actually disassemble one bracelet and re-wind it with a reverse screw-wise
"chirality." (Or pass it through a matter-transporting mirror, as in
"Through the Looking Glass.")
Using thirty or more magnets, start a "winding-order seed" by winding a
chain of magnet beads on a
Wind a couple of turns, then
remove the pencil and keep winding, and the chain will self-assemble into
a nanotube. This is much easier than building hexagonal rings and then
stacking them up!
Make a very long chain of a hundred or more magnets, then start two
"seeds" of slightly different
winding order on either end, then wind them up equally. You'll end up
with a two-region nanotube with a defect between them in the
center. This defect can move!
Twist only one end of the nanotube, and the defect
clicks along, changing the tube diameter as it goes. The narrow tube can
consume the wide one, making the whole assembly longer. Or vice versa.
Start three seeds,
creating two defects, then twist the center segment of the nanotube and
the defects move in the same direction (the center segment moves along.)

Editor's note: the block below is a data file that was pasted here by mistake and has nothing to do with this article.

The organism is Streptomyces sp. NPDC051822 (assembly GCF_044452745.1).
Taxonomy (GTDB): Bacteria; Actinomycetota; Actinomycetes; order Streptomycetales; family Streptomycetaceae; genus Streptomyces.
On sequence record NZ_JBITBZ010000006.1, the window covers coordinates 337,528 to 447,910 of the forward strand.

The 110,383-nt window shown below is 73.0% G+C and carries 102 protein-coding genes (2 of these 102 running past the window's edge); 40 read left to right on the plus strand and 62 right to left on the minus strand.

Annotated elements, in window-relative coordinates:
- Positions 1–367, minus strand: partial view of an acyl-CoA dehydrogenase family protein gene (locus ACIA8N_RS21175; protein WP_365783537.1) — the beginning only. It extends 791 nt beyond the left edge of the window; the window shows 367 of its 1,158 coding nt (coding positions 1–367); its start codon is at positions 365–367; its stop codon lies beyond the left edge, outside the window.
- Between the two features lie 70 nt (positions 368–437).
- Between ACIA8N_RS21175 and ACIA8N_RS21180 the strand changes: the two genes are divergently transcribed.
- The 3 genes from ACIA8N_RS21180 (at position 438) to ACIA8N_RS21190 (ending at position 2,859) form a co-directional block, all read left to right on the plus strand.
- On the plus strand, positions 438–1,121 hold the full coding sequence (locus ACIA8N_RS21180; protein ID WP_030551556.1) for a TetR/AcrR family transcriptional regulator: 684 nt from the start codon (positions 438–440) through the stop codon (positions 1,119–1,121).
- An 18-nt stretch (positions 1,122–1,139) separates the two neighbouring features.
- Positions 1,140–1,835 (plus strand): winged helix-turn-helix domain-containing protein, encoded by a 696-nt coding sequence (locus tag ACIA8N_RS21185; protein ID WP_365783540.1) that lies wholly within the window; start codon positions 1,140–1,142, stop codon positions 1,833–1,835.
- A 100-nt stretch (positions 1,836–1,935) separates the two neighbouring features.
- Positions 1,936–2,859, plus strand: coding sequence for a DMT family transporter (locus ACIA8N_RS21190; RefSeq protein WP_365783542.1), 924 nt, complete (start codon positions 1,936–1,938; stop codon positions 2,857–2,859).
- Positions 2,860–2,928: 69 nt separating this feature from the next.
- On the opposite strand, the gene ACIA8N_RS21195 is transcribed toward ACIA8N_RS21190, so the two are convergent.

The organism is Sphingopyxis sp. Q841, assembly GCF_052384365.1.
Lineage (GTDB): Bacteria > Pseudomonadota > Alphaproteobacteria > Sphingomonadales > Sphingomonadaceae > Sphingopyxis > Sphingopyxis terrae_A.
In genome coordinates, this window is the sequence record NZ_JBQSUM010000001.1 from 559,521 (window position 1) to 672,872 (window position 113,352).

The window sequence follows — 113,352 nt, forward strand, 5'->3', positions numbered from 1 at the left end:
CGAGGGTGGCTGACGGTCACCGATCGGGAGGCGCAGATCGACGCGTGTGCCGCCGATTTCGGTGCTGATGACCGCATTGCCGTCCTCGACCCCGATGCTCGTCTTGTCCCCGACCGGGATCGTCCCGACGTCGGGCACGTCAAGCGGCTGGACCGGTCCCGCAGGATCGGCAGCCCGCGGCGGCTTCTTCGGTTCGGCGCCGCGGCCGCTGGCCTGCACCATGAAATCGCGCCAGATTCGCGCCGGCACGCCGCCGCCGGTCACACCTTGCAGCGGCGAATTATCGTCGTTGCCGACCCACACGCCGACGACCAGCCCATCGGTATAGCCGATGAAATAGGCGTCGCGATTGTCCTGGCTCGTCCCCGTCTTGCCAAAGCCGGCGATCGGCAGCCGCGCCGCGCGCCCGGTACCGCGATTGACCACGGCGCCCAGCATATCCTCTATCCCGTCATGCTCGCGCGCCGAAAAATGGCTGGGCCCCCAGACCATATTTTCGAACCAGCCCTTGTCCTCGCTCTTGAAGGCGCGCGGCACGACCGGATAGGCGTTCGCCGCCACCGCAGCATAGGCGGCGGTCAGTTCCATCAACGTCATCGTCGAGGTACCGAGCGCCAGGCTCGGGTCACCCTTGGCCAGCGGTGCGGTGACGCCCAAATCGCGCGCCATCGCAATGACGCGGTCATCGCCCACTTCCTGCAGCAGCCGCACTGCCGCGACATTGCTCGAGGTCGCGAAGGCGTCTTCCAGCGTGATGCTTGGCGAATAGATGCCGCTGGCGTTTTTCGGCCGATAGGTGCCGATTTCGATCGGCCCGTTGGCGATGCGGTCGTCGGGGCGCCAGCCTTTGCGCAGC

If you can figure out a special "bent seed," then successively wound
layers also have a
you'll end up with a cone of stacked up rings, with rings having
increasing length of 4,5,6, etc. The
becomes a nano-funnel or a Tibetan monk's hat.
Make a tube by winding a chain of sphere magnets around a pencil. Use
about 25 magnets (more if you want a long tube.) Leave the ends long,
then hook the ends together to form a loop. If you pull on one end of
the loop, the tube unwinds at one end and winds up at the other, while
the beads flow constantly through the loop.
Make a chain of three magnets, then bend it to form a triangle. Lay it
and roll a fourth bead to it. It will "eat" the extra bead,
becoming a square. Roll a fifth bead and the square eats the extra bead,